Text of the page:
Good morning sunshine! Serotonin, Vitamin D & SAD
Like all living things, we need the sun. For millions of years, humans have spent many hours out in the sun each day. In the same way that plants harness the sun's rays through photosynthesis, our bodies use sunlight to help the skin produce the vitamin D it needs to build bones, bolster the immune system and even protect against cancer (including skin cancer).
In today’s modern world, most people have lifestyles that deny them sunshine therefore preventing them from acquiring the levels of vitamin D that evolution intended us to have. The sun’s ultraviolet-B rays absorbed through the skin are the body’s main source of this nutrient. “As a species, we do not get as much sun exposure as we used to, and dietary sources of vitamin D are minimal,” Dr. Edward Giovannucci, nutrition researcher at the Harvard School of Public Health, wrote in The Archives of Internal Medicine.
In the past few years, numerous studies have shown that optimizing your vitamin D levels may actually help prevent as many as 16 different types of cancer including pancreatic, lung, breast, ovarian, prostate and colon cancers. There is even evidence that Vitamin D protects against colds, flu and viral infections. Yet despite our knowledge of the many benefits of Vitamin D, we live in a culture that has grown to demonize the sun, and hence are facing the consequences of an increase in Vitamin D deficiency.
Industrialization of today’s world has greatly contributed to widespread vitamin D deficiency. Whereas humans used to spend many hours outside every day working in fields, on farms, and (pre-agricultural revolution) hunting and foraging for food; the majority of people in today’s world work and recreate mostly indoors. Technology has cast a system in which we spend most of our times commuting in vehicles to work in either offices or enclosed spaces, then spending our leisure time in either in shopping malls, movie theaters, bars, restaurants, or in our own homes in front of the television or computer screens.
Studies show that as many as three out of four Americans suffer from Vitamin D deficiency. A study published in 2009 in the Archives of Internal Medicine found that 70 percent of Caucasians, 90 percent of Hispanics and 97 percent of African Americans in the US have insufficient blood levels of vitamin D. Traditionally, vitamin D has been viewed by researchers and physicians as functioning mainly to maintain bone density and prevent bone loss. Bone-softening diseases that have been attributed to vitamin D deficiency include osteomalacia, osteopenia, and osteoporosis in adult patients. Consequently, emerging research suggests that the presence of vitamin D contributes to the overall health of other body systems, including the immune system, the autoimmune system, the cardiovascular system, and the integumentary system.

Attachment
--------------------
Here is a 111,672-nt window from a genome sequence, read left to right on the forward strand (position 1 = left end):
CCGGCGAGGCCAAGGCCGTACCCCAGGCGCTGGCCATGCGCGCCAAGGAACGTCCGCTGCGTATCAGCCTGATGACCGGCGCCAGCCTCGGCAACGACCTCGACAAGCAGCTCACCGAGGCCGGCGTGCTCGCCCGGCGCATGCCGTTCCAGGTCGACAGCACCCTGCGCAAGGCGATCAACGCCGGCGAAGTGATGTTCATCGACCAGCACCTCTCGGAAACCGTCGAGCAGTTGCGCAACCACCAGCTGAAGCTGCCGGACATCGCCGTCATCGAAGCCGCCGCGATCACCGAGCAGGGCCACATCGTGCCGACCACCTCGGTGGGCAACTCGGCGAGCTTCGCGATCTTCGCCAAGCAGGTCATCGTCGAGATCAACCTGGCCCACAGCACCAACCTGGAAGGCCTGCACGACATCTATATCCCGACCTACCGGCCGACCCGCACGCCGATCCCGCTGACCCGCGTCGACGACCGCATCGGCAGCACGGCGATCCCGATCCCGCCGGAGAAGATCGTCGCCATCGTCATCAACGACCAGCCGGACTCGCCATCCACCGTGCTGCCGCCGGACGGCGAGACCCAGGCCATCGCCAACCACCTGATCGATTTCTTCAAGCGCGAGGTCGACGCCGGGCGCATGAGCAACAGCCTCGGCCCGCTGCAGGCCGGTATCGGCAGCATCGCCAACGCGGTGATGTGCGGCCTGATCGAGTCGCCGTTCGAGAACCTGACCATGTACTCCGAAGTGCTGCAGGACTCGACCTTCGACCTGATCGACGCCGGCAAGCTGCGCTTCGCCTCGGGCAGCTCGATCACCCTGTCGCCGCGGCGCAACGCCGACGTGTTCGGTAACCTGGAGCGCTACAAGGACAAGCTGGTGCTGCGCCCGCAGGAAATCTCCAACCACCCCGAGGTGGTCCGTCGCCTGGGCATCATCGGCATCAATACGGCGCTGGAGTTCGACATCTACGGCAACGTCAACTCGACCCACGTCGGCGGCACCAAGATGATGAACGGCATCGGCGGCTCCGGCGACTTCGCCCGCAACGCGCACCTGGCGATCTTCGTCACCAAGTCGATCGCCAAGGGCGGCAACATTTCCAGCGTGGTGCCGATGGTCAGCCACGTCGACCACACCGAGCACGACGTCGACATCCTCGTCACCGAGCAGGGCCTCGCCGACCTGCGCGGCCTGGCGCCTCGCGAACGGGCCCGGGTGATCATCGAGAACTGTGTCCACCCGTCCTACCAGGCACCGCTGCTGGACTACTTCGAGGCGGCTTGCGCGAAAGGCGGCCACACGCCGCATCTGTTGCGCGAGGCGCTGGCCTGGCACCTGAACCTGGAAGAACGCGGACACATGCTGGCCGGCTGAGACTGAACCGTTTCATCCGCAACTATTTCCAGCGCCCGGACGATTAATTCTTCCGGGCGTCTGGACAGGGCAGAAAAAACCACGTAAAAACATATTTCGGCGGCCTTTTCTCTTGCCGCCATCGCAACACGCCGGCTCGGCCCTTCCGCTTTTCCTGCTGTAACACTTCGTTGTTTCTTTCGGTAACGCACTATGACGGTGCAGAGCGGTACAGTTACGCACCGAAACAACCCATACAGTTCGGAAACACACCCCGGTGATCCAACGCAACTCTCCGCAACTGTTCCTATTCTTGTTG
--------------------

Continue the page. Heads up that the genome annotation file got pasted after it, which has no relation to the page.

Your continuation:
Vitamin D deficiency can also lead to other conditions su
ch as “Seasonal Affective Disorder” (SAD) and insomnia. SAD is a situational mood disorder brought on by diminishing daylight in the fall and winter months. High doses of vitamin D during these months have proven to be a very effective natural remedy for SAD, leading most practitioners to believe that normal neurotransmitter function depends in part on adequate vitamin D synthesis. Vitamin D levels are inversely related to those of melatonin, a mood-regulating hormone. Melatonin helps temper your circadian rhythms, with darkness triggering melatonin secretion by the pineal gland within your brain, helping to promote a healthy night’s sleep. Melatonin influences insomnia, mood swings and even food cravings. Sunlight shuts melatonin production off, while triggering release of vitamin D — that’s why doctors recommend getting outdoors as a remedy for jet lag.
The effect of sunlight, Vitamin D and Serotonin in winter are intrinsically connected. Serotonin synthesis is hypothesized to be dependent on the duration of bright light exposure the previous summer. When we wake up and wear our sun glasses first thing in the morning, it changes our of natural day light input, hence interfering with our circadian rhythm. Try to soak in the morning sun and where your sunglasses after 10am.
But... don't get too excited and overdose on the sunshine! You can get a sunburn at ANY time of year, not just the summer months. If you are heading out to soak up some early rays, protect your skin with a light sunscreen, like SPF 15 -- especially if you are fair skinned or burn easily! Otherwise, exposing yourself to too much sun can lead you down the road to skin cancer.
BY PAUL HULJICH